A. That was very much the burden of a lot of the letters that came in, yes.
Q. So quite a contrast from when you'd first taken up office, when public concern didn't seem to be very high, and then suddenly overnight, literally, very high?
A. It had become, directly as a result of the tragedy in Paris, a very hot current topic of public concern and debate.
Q. You tell us at paragraph 7 of your statement that what you did is that on 2 September, so two days after the death, you wrote to the Prime Minister to recommend that the government should not make any hasty public comments about press regulation, that it might be necessary to look at laws relating to harassment but it would not be desirable or practical to move towards privacy legislation. You also say it was up to newspaper editors and proprietors, in the light of public sentiment, to indicate now what action they proposed and that you would be meeting with Lord Wakeham on 8 September. Now, just in case there's anything you would like to add, let's look at the actual document that was sent. If you look behind tab 2 of the bundle you have, you should see the first page is the letter do you call that a letter? Memo? Whatever it is.
A. Memorandum.
Q. Memo that you sent to the Prime Minister on that date, 2 September 1997. You make it absolutely clear in the first paragraph that there should be, essentially, abstinence from any substantive comment on the issue immediately. You explain that the issues of press regulation are complex, have a long history obviously we know that and we've just been discussing Calcutt and Calcutt 2 and then you say this in the third paragraph: "As the first step, it is for newspaper editors and proprietors now urgently to indicate what action they propose to take in the light of the weekend's events." Then you explain that John Wakeham is now engaged in an urgent review with editors and so on. I understand perhaps the concern not to do anything rash and not to make a statement immediately, but why, in your view, was it for newspaper editors and proprietors to do something about it, given the very strong public opinion and sentiment at that time?
A. The first thing to say is that I believe it's a very important lesson for governments not to rush into making hasty pronouncements in immediate response to particular events. Much better to consider, to prepare and to come out with statements and judgments that are much more fully formed some time after the event. Indeed, as I said in my memorandum to the Prime Minister: "In due course, however, we shall be called upon to make a clear statement of our position and I shall put proposals to colleagues accordingly." My point about the newspaper editors and proprietors now urgently to indicate what action they propose to take was really to put the onus first of all tonight them, to say, "Look, folks, there's a huge amount of public concern out there. What do you, channelled through the rather able medium of Lord Wakeham, propose to do to change your behaviour?" With the thought that if that was not going to be sufficient, then government might need to bring further pressure to bear subsequently.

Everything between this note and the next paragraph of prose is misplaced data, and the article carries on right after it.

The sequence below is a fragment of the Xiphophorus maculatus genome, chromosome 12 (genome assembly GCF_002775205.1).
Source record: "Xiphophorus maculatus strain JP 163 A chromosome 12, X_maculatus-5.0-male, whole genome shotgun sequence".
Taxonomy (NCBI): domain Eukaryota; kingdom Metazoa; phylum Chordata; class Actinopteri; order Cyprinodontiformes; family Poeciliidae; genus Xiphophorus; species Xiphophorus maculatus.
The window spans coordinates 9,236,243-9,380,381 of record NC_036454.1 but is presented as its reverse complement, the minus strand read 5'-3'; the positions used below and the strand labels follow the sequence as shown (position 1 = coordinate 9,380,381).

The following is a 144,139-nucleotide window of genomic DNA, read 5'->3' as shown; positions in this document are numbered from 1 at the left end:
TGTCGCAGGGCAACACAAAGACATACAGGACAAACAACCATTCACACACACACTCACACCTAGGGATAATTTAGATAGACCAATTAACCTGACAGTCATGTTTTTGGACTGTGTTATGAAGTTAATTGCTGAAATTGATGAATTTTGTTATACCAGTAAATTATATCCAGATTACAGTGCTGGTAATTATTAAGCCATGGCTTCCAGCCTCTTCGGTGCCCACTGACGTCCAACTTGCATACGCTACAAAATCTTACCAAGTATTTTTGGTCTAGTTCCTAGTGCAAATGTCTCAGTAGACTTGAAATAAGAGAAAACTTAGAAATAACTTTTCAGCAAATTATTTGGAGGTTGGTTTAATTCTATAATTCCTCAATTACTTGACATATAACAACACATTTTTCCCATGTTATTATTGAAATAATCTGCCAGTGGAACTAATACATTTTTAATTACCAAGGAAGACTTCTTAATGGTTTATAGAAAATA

Q. That's what you say in the third paragraph: "This will help establish a benchmark against which to consider whether further government action is needed."
A. Yes.
Q. Am I right in thinking that essentially you said, "You, proprietors and editors, go away and think about it. You come up with a proposal and then we will look at it, decide whether it's enough, and if it's not, we might have to propose some further changes ourselves"?
A. Yes.
Q. Is that basically the position?
A. Yes, although of course in the discussions that I had with Lord Wakeham a few days after I'd put that memorandum to the Prime Minister, I did push him to go further than he was already, at that stage, proposing to do.
Q. We'll come onto the first meeting that you had post the death of Diana in a moment. At paragraph 8 of your statement, you tell us that your main point of contact for discussions with the press at that time was Lord Wakeham. You repeated that several times.
A. Yes.
Q. You say that you don't recall much contact with proprietors or editors yourself. I want to understand why it was that that view was taken, that you would simply entrust this discussion that needed to take place with the press and Lord Wakeham.
A. I think I took that view at that stage because Lord Wakeham was himself keen to take the initiative and to make the running. I think during that period of the three or four weeks after 31 August, Lord Wakeham acted primarily as a strong regulator of the press rather than as a spokesman for the press. He was coming forward with ideas and proposals for tightening up the PCC code. He was talking with me about how he intended to get that agreed by the Code Committee, the public statements that he was going to make in order to push the agenda forward. My view was that because he was being so proactive, so keen to make progress on this, that actually that was much the best way of getting the press rowing in behind him. One of the other things that he admitted to me in private was he said, "If the government can keep up some external pressure on me, pushing me all the time to go a bit further, then that will be very helpful, he said, in enabling me to make better progress with the editors and proprietors." LORD JUSTICE LEVESON That's: "If you don't do what I say, you're going to get worse"?
A. Exactly. MS PATRY HOSKINS Exactly. You described him as regulator. I think he himself said in evidence that he didn't consider himself to be a regulator, but I see your point.